Modern conceptions of heaven feature a reunion with loved ones prominently, and posit an afterlife where people retain their bodily forms and personalities. This version of heaven, at least in in America, was heavily influenced by the 1868 religious novel The Gates Ajar by Elizabeth Stuart Phelps (later Elizabeth Phelps Ward)
The second best-selling religious novel of the 19th century, it sold 80,000 copies in America by 1900; a and 100,000 were in England during the same time period.
The New York Times describes the novel as follows:
It’s about a young woman named Mary Cabot whose brother Roy was killed in the Civil War. The bereaved Mary knows that she is supposed to be consoled by her Calvinist faith (personified by a minister with the unsubtle name Bland), but she finds her church’s teachings about the afterlife cold comfort. She does not like picturing her brother single-mindedly adoring God. Mary thinks this sounds dull, and she is horrified by the thought that Roy, in his rapturous concentration on God’s splendor, might forget her, his beloved sister. Through the ministrations of a widowed aunt, Mary ultimately adopts a new vision of heaven — one in which people’s primary end is not union with God, but being reunited with loved ones.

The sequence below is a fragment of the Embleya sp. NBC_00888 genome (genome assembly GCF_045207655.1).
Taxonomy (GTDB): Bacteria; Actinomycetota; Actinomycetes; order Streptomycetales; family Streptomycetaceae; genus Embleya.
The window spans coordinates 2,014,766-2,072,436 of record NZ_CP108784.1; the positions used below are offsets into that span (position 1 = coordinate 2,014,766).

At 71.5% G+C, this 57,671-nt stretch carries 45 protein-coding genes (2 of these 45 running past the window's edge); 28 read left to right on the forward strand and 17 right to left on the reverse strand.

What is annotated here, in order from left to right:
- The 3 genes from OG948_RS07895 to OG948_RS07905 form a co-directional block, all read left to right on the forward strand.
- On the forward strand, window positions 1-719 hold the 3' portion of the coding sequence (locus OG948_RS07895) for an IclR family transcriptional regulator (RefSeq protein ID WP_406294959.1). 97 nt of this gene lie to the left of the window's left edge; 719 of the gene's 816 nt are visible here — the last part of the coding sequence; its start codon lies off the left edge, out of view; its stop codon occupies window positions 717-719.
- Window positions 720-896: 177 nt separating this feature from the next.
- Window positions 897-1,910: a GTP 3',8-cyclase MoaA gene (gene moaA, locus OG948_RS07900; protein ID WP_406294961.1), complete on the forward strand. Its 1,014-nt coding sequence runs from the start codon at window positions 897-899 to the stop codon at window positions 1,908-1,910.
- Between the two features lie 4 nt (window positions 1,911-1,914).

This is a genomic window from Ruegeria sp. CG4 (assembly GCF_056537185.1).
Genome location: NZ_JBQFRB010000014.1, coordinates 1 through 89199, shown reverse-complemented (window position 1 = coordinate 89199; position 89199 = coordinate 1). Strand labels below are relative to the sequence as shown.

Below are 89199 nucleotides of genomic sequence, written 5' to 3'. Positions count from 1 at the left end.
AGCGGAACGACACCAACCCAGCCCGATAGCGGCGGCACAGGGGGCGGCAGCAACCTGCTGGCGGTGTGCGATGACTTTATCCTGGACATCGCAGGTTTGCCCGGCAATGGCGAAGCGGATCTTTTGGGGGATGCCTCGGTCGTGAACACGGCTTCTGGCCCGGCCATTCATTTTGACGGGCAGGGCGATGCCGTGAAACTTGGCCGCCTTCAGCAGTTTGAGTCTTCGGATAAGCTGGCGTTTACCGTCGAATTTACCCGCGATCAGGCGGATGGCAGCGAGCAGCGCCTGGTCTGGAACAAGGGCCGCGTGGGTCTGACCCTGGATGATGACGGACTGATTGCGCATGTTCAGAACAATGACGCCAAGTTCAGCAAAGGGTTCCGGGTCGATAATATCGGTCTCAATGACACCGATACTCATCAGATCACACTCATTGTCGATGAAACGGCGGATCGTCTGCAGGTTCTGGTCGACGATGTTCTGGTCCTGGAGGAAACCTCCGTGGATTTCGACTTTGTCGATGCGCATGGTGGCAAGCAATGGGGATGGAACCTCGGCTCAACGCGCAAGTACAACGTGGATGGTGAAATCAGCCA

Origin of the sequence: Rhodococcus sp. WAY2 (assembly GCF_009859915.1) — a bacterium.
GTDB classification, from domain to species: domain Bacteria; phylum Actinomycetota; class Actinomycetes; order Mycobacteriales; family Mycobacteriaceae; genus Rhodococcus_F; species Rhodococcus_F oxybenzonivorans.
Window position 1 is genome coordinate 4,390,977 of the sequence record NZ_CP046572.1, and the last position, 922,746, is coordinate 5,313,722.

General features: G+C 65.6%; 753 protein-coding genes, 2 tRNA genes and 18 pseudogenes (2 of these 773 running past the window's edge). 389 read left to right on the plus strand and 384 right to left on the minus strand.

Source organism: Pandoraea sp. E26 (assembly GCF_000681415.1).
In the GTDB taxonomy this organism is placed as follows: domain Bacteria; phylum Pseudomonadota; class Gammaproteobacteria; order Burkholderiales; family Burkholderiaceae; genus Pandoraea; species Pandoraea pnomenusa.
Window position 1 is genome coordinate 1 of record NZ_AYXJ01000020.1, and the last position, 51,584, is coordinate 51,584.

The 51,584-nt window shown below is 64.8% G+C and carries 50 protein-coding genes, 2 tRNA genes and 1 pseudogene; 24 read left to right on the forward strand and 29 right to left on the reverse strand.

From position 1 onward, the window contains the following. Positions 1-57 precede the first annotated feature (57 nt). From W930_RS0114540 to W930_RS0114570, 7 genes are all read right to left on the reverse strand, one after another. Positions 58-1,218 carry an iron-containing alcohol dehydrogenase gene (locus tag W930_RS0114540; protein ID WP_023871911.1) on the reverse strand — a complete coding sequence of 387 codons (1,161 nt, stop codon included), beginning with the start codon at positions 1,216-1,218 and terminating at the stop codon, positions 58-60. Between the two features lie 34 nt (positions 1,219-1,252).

Interestingly, her departed Roy is not only looking forward to a reunion, but is with her at all times:
” Then you think, you really think, that Roy remembers and loves and takes care of me ; that he has been listening, perhaps, and is —why, you don’t think he may be here?”
“Yes, I do. Here, close beside you all this time, trying to speak to you through the bless-ed sunshine and the flowers, trying to help you, and sure to love you,— right here, dear. I do not believe God means to send him away from you, either.” (Source)
John Bunyan’s 17th century conception of heaven makes a quick mention of reunion with family and friends, but only in passing. (Link)